Those who doubted Louisiana U.S. Senator David Vitter, a Republican, would run for re-election when scandal after scandal plagued his political career for almost a decade, didn’t understand the tenacity, or the brilliance, of the one-term senator.
Born and raised in Louisiana, Vitter graduated Magna Cum Laude from Harvard University. Selected a Rhodes Scholar, he earned an economics degree with highest honors from Oxford, coming back to Louisiana to earn his law degree with honors from Tulane Law School, where he was editor of the Law Review.
Vitter was first elected to the Louisiana State Legislature in 1992, serving until 1999, when he ran in a special election to replace then United States Congressman Bob Livingston. Ironically, Livingston resigned after an adultery scandal.
In a field of six candidates, Vitter finished second with 22 percent of the vote, behind former Louisiana Gov. Dave Treen, who received 25 percent of the vote, and just ahead of third place finisher, former Klansman and Nazi, David Duke, who garnered 19 percent of the vote. The other three candidates received the remainder of the vote.
In the subsequent runoff election, Vitter won with 51 percent of the vote to Treen’s 49 percent. In the next two elections—2000 and 2002, Vitter won with 80 percent of the vote. In 003, Vitter decided to run for governor of Louisiana, but sidelined himself after a Louisiana news magazine ran a story about an alleged relationship between Vitter and a prostitute, saying he and his wife were going to work on “marital problems.”
But he was right back at it again when U.S. Sen. John Breaux retired in 2004, and was the first Louisiana senator ever elected in an open primary, despite the fact that a member of the Republican State Central Committee accused him of having a long-term affair with a New Orleans prostitute.
Then, three years into his first term, Vitter’s name and phone number appeared on the telephone logs of the late Deborah Jeanne Palfrey, known as the “D.C.Madam,” who committed suicide rather than face up to 55 years in jail after being convicted of running a high-end prostitution ring.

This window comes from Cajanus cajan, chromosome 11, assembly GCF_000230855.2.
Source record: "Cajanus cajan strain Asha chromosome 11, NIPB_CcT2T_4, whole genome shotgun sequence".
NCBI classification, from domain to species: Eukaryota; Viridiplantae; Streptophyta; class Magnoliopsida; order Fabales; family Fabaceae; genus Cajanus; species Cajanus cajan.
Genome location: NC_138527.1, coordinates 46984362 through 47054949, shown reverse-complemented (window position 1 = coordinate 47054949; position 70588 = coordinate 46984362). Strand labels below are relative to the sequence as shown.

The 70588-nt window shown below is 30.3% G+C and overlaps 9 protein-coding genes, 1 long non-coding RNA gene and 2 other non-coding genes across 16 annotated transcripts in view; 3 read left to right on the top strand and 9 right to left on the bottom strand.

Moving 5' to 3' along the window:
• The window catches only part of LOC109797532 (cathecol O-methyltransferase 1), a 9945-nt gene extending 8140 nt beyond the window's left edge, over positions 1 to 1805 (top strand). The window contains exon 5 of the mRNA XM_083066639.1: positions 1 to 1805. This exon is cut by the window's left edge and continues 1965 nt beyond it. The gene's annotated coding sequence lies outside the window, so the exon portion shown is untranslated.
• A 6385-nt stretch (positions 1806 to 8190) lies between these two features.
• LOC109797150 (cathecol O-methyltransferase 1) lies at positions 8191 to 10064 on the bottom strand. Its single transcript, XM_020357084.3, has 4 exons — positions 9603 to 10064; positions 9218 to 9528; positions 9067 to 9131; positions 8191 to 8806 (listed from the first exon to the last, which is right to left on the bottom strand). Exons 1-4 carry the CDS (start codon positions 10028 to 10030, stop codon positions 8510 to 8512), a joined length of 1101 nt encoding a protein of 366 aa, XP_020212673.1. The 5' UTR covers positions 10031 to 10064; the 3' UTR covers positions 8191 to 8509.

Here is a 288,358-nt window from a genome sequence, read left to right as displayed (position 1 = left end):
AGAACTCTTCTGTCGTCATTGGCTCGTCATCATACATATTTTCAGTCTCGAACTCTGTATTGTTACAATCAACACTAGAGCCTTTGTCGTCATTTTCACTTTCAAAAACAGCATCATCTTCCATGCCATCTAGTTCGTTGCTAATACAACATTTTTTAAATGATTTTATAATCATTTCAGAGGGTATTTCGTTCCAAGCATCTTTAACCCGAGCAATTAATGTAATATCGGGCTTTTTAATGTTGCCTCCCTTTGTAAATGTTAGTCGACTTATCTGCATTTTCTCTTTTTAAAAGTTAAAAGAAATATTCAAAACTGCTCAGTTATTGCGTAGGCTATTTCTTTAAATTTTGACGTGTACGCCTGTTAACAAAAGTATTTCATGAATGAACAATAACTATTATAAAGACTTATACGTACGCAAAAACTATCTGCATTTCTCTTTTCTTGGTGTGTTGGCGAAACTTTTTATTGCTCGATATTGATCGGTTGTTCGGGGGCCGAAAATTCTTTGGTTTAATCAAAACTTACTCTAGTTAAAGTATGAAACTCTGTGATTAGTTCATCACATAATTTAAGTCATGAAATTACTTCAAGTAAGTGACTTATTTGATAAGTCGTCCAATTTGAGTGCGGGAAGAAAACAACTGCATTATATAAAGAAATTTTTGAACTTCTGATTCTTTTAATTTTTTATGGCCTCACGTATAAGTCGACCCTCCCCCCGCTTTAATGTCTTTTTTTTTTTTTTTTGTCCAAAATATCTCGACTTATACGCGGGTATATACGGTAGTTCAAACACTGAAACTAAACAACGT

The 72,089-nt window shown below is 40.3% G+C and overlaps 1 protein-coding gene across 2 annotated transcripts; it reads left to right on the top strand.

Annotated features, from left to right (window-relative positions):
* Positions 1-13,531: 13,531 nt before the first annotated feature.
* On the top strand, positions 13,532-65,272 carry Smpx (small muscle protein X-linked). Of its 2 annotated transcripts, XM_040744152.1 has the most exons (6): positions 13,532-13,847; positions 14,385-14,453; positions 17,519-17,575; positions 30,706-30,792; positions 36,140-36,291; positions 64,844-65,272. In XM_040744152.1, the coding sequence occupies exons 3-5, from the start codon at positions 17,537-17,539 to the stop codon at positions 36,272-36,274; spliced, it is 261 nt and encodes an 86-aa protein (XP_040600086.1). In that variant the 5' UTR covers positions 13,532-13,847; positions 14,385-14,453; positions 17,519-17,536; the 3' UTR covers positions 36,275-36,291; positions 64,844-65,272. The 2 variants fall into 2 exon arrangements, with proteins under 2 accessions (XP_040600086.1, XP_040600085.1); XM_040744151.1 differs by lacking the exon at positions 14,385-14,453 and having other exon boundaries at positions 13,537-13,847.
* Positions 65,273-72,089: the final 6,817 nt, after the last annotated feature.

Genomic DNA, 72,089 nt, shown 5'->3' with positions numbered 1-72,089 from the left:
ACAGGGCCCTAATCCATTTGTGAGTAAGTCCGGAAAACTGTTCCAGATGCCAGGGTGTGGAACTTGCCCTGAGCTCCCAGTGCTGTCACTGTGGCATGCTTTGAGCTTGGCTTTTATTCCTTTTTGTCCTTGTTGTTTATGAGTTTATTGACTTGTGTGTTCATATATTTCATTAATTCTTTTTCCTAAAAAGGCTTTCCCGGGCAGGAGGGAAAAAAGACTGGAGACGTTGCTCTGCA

A year later, Vitter began raising money for his 2010 re-election campaign, and by 2009 already had amassed an astonishing $2.5 million for the campaign.
The Democratic challenger in the senatorial campaign, U.S. Representative Charlie Melancon, could be described as Vitter’s polar opposite. Melancon, the grandson great-grandson of sugar farmers, was reared in the friendly small-town atmosphere of Napleonville, LA, population 700. Perhaps because when Melancon was growing up, he literally “never met a stranger,” as his world expanded to the University of Louisiana in Lafayette where he earned a college degree.
After graduation, Melancon went back home to Napoleonville, went into the insurance business, running his own agency, and eventually acquired a small chain of Baskin Robins ice cream shops.
In 1987, he was elected to the Louisiana state Legislature, serving until 1993, before returning to his roots in Napoleonville, where he served as president of the American Sugar Cane League.
In 2004, however, he re-entered the political arena, running for the Louisiana’s Third Congressional District Seat in the U.S. House of Representatives. He was elected, and was re-elected in two subsequent elections before deciding to challenge David Vitter for his seat in the U.S. Senate. With baggage that went back to his early years in the House of Representatives, Vitter appeared vulnerable.
But appearances are deceiving. Vitter went into the 2010 campaign armed with millions of dollars and the determination to control the ball, rather than go on the defensive.
There were no soft volleys to begin the campaign—Vitter went vitriolic against Melancon right out of the gate, using commercial footage of a group of ethnic people breaking through a chain-link fence and suggesting that Melancon was soft illegal immigration. Though Melancon is a conservative Democrat, Vitter painted him as a liberal who went along with all the policies of the administration, showing black and white photos of President Barack Obama in commercials.
Though Melancon attempted to use Vitter’s propensity to engage ladies of the evening, so to speak, and even questioned Vitter about the legality of procuring the services of a sidewalk hostess during their final debate, it never gained traction.
If David Vitter is re-elected on Nov. 2, it will give new meaning to the term, “Teflon Politician.”